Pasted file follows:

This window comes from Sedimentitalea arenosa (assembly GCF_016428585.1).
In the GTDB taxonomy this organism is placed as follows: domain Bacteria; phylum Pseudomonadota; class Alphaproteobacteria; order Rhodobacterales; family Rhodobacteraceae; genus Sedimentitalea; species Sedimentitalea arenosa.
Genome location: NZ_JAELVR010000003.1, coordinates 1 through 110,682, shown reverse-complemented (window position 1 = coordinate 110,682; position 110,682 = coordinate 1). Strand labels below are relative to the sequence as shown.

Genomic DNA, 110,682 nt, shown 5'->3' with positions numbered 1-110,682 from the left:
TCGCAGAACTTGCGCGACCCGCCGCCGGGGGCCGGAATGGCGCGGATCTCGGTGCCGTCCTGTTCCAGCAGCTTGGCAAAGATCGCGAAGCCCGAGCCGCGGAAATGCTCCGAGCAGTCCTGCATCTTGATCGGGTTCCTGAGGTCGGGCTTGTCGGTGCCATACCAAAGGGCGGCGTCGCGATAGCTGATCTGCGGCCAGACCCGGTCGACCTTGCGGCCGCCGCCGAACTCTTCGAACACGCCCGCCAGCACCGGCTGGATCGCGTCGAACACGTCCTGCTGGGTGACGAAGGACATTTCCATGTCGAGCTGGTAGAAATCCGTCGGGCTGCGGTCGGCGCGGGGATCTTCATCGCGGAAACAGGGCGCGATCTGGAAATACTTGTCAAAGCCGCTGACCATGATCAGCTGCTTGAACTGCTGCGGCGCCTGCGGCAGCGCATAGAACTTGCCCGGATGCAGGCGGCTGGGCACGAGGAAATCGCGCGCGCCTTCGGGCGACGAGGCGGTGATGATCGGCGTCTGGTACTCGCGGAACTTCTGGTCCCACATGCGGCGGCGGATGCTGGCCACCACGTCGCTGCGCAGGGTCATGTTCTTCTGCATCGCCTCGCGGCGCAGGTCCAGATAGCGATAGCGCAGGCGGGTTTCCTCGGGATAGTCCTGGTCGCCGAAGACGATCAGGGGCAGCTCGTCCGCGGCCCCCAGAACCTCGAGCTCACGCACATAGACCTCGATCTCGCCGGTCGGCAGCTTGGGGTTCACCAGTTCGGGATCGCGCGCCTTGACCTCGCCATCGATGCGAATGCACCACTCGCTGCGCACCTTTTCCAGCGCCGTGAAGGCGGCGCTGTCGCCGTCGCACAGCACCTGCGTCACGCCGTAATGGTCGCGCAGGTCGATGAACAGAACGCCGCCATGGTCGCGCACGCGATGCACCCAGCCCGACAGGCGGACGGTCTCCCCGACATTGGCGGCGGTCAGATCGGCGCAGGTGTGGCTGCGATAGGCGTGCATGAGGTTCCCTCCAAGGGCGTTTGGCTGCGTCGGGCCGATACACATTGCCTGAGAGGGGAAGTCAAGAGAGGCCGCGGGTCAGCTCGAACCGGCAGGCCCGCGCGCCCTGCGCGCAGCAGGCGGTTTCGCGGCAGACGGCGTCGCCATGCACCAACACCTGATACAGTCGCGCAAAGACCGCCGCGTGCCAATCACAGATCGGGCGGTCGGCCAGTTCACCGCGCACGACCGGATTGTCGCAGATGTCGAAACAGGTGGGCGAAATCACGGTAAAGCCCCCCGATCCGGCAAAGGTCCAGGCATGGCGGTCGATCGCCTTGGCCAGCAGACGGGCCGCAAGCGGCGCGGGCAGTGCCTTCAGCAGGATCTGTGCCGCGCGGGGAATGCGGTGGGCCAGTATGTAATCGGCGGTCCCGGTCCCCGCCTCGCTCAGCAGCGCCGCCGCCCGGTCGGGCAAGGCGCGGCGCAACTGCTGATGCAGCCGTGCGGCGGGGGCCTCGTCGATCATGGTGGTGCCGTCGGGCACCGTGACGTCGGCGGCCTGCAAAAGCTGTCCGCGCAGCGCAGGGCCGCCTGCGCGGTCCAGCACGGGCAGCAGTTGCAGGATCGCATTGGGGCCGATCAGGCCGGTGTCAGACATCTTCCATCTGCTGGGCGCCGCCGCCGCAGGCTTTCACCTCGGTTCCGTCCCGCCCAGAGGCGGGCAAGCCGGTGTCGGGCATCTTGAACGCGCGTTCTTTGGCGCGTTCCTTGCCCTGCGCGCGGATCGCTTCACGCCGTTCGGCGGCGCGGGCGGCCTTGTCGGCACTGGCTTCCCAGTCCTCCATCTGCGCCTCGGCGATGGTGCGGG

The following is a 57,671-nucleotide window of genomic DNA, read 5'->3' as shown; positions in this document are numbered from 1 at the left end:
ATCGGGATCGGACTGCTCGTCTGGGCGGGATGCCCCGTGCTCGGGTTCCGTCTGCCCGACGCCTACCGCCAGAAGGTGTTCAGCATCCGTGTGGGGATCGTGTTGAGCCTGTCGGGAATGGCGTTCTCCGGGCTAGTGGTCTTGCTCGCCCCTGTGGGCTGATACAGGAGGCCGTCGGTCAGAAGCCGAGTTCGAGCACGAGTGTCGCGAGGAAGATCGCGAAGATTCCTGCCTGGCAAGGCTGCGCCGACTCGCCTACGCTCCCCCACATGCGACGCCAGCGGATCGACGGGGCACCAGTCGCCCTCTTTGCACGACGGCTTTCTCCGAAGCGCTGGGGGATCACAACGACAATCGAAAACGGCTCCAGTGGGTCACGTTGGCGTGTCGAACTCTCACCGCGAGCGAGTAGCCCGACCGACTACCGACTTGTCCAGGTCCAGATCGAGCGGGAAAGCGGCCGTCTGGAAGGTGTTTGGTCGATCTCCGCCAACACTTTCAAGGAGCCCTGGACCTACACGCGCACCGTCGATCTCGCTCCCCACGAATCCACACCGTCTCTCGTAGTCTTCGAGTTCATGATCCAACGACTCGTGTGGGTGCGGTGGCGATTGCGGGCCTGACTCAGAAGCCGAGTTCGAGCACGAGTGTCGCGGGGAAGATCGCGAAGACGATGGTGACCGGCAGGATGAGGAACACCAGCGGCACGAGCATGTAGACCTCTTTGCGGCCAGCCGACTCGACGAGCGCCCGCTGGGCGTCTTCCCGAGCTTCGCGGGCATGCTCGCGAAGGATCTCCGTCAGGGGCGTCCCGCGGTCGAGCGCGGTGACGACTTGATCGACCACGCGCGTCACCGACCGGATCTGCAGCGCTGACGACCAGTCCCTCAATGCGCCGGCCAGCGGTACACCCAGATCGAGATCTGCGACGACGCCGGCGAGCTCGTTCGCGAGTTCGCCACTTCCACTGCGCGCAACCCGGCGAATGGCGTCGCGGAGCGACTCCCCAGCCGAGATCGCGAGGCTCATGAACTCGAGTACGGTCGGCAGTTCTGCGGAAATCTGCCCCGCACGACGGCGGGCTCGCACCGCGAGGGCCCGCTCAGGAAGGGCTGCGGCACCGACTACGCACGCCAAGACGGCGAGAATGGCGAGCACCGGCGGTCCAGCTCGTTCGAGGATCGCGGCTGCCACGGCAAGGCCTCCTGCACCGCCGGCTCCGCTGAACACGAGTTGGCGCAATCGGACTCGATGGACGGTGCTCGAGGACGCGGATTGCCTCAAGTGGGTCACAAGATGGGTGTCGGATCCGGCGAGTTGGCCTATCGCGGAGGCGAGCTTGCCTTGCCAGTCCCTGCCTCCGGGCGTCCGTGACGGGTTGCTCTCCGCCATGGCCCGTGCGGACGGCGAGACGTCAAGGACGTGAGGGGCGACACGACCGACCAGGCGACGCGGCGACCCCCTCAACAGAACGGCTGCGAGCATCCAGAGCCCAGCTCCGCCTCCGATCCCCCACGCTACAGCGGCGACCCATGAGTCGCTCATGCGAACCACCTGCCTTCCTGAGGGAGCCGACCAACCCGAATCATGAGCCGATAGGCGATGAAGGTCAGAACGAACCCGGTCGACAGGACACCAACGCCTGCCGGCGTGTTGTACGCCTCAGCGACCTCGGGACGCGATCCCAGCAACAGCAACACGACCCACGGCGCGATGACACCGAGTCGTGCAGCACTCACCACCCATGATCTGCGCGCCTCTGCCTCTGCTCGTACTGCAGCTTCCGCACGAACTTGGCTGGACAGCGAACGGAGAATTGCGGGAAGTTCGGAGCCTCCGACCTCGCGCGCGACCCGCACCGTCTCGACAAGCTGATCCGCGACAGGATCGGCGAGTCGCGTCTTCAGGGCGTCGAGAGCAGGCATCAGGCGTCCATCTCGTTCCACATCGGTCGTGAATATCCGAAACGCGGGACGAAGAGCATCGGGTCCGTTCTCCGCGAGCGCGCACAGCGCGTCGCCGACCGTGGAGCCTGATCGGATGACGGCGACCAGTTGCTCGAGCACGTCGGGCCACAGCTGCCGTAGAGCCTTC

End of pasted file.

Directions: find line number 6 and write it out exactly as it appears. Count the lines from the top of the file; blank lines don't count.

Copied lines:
The following is a 57,671-nucleotide window of genomic DNA, read 5'->3' as shown; positions in this document are numbered from 1 at the left end: